Come, O Creator Spirit, come!
The moment which always electrifies me in the Ordination service is when all the ritual drops away for a moment, and we join together in singing one of the most ancient hymns of the Church, the Veni Creator (Come, O creator Spirit, come, and make within our hearts your home. To us your grace eternal give, who of your being move and live.) Sung in plainsong chant, unaccompanied where possible, it seems to me that, after all the build up, and before we actually come to the ordinations, everything is stripped away, and we simply seek the merciful action of the Holy Spirit, who alone can give meaning and significance to all that we are doing in that service.
If the Father is immortal and infinite, beyond our grasp, and the earthly ministry of the Son two thousand years ago, yet the Holy Spirit is the unending gift of God to his people to be with us, alongside us. In the Gospel according to John, there are, in the same form as so many other passages, two extended reflections by Jesus on the ministry of the Holy Spirit in Chapters 14 and 16. The Spirit of God is named there as “paraclete”, a term, which in the Greek has the sense of “one called forth to be alongside”. The name is translated variously, as “advocate” or “counsellor”, and neither word does it full justice, for the paraclete draws alongside us, to act on our behalf to bring us into God’s presence. “We do not know what to pray,” says Paul, “but the Spirit himself pleads for us in yearnings that can find no words” (Romans 8.26)
Pentecost is the fiftieth day after Easter, and it falls around the same time as the Jewish festival of Shavuot, as Easter falls around Passover. It is the day which the Bible records as the occasion when the disciples were transformed by God’s Spirit which was revealed as wind and fire, sending them out with courage and passion to proclaim the Resurrection. And the Spirit stays with us still. The Spirit’s work is promised in every Baptism, invoked in every prayer, and it is the Spirit who gives life to faith. I believe that the Spirit is at work in every situation to bring life out of death, light out of dark, love out of misery, hope out of despair. The Spirit whispers to us when we pray, and prompts us as we live out our discipleship. The Spirit is our advocate, because he makes us bold enough to seek God’s grace, and binds us into communion with the Father and the Son. St Augustine spoke of the Spirit as the Love that binds the Father and the Son, and who binds us into the life of God. The Spirit also seeks to guide us into the path of fullness of life. “If you wander off the road to the right or the left,” promises Isaiah (30.21), “you will hear his voice behind you saying, “Here is the way. Follow it.”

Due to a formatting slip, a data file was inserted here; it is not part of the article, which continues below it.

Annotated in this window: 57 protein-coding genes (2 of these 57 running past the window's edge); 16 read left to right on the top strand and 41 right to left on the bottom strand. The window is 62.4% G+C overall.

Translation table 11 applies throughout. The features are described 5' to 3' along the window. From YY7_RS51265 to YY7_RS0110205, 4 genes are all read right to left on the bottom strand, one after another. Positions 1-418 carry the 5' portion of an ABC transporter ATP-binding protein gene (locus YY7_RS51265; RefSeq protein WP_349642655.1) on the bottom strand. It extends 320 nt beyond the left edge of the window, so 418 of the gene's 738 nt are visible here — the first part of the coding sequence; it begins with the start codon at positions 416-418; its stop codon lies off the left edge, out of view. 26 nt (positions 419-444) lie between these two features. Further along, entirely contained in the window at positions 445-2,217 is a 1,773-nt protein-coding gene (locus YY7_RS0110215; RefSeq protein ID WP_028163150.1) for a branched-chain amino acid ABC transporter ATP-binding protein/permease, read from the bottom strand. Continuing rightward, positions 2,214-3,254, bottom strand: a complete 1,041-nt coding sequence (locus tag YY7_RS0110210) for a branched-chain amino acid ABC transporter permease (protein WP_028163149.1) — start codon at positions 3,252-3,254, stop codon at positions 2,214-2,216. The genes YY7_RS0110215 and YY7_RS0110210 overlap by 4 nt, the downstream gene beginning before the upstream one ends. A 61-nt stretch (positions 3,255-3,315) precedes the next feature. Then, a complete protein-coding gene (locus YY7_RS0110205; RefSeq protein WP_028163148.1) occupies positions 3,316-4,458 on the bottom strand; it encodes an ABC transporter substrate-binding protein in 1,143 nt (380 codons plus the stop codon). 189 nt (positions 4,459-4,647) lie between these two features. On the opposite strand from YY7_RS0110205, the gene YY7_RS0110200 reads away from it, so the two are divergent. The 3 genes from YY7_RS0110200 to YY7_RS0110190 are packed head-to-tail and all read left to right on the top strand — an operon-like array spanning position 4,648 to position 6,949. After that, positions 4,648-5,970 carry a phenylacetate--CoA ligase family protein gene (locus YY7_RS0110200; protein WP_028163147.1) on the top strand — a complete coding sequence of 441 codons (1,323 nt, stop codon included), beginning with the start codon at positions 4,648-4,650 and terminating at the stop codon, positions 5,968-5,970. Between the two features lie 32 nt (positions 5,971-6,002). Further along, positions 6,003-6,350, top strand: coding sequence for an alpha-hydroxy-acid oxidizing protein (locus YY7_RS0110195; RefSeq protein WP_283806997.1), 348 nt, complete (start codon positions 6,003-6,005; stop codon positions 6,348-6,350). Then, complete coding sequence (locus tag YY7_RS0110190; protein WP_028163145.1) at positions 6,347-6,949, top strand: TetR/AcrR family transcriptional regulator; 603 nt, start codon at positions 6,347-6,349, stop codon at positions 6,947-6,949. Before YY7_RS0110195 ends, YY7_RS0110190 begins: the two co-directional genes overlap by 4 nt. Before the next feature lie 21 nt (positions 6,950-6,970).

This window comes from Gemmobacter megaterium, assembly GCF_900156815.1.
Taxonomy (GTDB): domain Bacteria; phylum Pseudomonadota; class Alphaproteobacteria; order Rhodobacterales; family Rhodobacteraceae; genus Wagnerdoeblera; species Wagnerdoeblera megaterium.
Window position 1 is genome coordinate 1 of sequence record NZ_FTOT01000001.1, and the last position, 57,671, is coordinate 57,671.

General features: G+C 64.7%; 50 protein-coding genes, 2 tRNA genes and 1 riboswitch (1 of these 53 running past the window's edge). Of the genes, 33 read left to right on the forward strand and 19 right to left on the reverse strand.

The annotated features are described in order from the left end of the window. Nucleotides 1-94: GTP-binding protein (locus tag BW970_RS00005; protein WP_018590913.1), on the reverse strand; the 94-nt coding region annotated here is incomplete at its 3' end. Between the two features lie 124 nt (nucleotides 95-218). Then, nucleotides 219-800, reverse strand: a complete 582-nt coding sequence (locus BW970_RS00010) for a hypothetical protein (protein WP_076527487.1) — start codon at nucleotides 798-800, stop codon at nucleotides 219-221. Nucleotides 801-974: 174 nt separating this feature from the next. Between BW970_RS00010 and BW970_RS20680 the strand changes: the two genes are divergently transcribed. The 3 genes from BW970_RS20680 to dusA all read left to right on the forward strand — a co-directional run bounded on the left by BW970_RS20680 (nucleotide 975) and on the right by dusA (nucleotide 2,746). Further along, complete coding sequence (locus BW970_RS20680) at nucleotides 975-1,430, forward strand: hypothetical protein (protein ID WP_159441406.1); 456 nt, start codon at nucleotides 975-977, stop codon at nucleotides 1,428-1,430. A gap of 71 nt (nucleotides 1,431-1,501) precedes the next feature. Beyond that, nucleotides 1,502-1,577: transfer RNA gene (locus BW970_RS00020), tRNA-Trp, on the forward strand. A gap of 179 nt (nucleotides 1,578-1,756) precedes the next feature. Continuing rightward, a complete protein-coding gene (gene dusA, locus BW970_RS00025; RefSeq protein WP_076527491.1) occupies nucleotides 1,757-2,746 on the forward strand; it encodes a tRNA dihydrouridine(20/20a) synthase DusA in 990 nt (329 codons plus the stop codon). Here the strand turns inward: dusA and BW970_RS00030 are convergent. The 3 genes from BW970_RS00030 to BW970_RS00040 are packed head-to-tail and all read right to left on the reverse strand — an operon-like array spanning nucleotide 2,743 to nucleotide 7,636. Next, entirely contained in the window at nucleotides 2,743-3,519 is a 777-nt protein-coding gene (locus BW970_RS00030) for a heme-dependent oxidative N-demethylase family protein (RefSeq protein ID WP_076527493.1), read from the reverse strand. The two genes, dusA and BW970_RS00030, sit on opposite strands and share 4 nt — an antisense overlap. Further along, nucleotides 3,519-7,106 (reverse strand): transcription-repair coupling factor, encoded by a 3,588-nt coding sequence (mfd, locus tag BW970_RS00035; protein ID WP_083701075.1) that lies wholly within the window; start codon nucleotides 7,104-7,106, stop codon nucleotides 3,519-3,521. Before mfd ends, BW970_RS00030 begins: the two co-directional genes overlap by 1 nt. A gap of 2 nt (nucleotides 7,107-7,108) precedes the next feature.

I believe that God’s voice does speak to us in our hearts, if we train ourselves to listen. “My mind is full of thoughts,” someone might say to me, “How can I know which of them is the Spirit?”, but that is where stillness helps, where learning to measure the voice of God through Scripture and prayer and worship and fellow Christians and the testimony of the Church through two thousand years assists us in correct discernment.
Above all else, the Spirit seeks to encourage and embolden us. And the Spirit is Love. When we are prompted to care for our neighbour, that is the Spirit at work in us; when we feel compassion for the weak or the outsider, that is the Spirit leading us into Jesus’ example of love exercised for the sake of another.
Let us allow the Spirit to make a home in us. Let us use Pentecost to seek him to change us and mould us. Let us invite him to lead and to shape the Teulu Asaph. Come, Holy Spirit, come!
A Pastoral Letter to the Teulu Asaph from Bishop Gregory
Wednesday, 3rd June, 2020